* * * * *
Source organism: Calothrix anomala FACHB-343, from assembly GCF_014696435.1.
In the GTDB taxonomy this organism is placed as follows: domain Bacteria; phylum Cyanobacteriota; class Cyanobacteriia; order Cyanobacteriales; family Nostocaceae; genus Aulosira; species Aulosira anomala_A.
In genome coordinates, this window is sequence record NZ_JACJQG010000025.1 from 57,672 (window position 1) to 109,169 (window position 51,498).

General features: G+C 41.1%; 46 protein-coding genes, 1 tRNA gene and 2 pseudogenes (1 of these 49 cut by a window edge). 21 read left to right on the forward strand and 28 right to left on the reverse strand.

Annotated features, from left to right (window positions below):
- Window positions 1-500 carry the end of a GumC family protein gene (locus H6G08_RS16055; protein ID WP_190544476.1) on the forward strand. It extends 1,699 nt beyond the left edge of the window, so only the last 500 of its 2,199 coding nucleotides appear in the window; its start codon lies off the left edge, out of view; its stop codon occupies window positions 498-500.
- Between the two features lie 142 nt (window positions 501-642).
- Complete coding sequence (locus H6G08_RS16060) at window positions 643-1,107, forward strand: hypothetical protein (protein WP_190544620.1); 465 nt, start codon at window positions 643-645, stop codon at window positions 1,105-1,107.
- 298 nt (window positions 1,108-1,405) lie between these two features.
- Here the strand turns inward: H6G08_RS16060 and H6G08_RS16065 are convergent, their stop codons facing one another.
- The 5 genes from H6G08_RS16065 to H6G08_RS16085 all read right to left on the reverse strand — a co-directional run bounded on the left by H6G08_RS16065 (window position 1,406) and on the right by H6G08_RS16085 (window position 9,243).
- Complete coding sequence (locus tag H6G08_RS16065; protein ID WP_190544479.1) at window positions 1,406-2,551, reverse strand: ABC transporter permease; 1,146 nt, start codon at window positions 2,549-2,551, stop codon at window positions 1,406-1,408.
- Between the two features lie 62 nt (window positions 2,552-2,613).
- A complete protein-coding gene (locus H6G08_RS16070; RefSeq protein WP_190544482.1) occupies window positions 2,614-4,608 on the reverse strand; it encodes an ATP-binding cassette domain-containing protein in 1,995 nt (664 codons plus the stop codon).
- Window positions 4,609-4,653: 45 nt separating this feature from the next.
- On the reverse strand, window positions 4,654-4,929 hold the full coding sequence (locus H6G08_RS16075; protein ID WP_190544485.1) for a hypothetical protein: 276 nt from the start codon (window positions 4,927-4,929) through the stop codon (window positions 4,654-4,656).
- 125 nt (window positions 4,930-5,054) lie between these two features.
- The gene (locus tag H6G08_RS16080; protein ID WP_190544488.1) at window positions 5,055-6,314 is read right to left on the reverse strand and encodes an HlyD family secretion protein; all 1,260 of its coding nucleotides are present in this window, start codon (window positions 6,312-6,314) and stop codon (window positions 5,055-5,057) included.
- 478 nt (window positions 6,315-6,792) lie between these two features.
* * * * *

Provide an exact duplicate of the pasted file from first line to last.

Source organism: Calothrix anomala FACHB-343, from assembly GCF_014696435.1.
In the GTDB taxonomy this organism is placed as follows: domain Bacteria; phylum Cyanobacteriota; class Cyanobacteriia; order Cyanobacteriales; family Nostocaceae; genus Aulosira; species Aulosira anomala_A.
In genome coordinates, this window is sequence record NZ_JACJQG010000025.1 from 57,672 (window position 1) to 109,169 (window position 51,498).

General features: G+C 41.1%; 46 protein-coding genes, 1 tRNA gene and 2 pseudogenes (1 of these 49 cut by a window edge). 21 read left to right on the forward strand and 28 right to left on the reverse strand.

Annotated features, from left to right (window positions below):
- Window positions 1-500 carry the end of a GumC family protein gene (locus H6G08_RS16055; protein ID WP_190544476.1) on the forward strand. It extends 1,699 nt beyond the left edge of the window, so only the last 500 of its 2,199 coding nucleotides appear in the window; its start codon lies off the left edge, out of view; its stop codon occupies window positions 498-500.
- Between the two features lie 142 nt (window positions 501-642).
- Complete coding sequence (locus H6G08_RS16060) at window positions 643-1,107, forward strand: hypothetical protein (protein WP_190544620.1); 465 nt, start codon at window positions 643-645, stop codon at window positions 1,105-1,107.
- 298 nt (window positions 1,108-1,405) lie between these two features.
- Here the strand turns inward: H6G08_RS16060 and H6G08_RS16065 are convergent, their stop codons facing one another.
- The 5 genes from H6G08_RS16065 to H6G08_RS16085 all read right to left on the reverse strand — a co-directional run bounded on the left by H6G08_RS16065 (window position 1,406) and on the right by H6G08_RS16085 (window position 9,243).
- Complete coding sequence (locus tag H6G08_RS16065; protein ID WP_190544479.1) at window positions 1,406-2,551, reverse strand: ABC transporter permease; 1,146 nt, start codon at window positions 2,549-2,551, stop codon at window positions 1,406-1,408.
- Between the two features lie 62 nt (window positions 2,552-2,613).
- A complete protein-coding gene (locus H6G08_RS16070; RefSeq protein WP_190544482.1) occupies window positions 2,614-4,608 on the reverse strand; it encodes an ATP-binding cassette domain-containing protein in 1,995 nt (664 codons plus the stop codon).
- Window positions 4,609-4,653: 45 nt separating this feature from the next.
- On the reverse strand, window positions 4,654-4,929 hold the full coding sequence (locus H6G08_RS16075; protein ID WP_190544485.1) for a hypothetical protein: 276 nt from the start codon (window positions 4,927-4,929) through the stop codon (window positions 4,654-4,656).
- 125 nt (window positions 4,930-5,054) lie between these two features.
- The gene (locus tag H6G08_RS16080; protein ID WP_190544488.1) at window positions 5,055-6,314 is read right to left on the reverse strand and encodes an HlyD family secretion protein; all 1,260 of its coding nucleotides are present in this window, start codon (window positions 6,312-6,314) and stop codon (window positions 5,055-5,057) included.
- 478 nt (window positions 6,315-6,792) lie between these two features.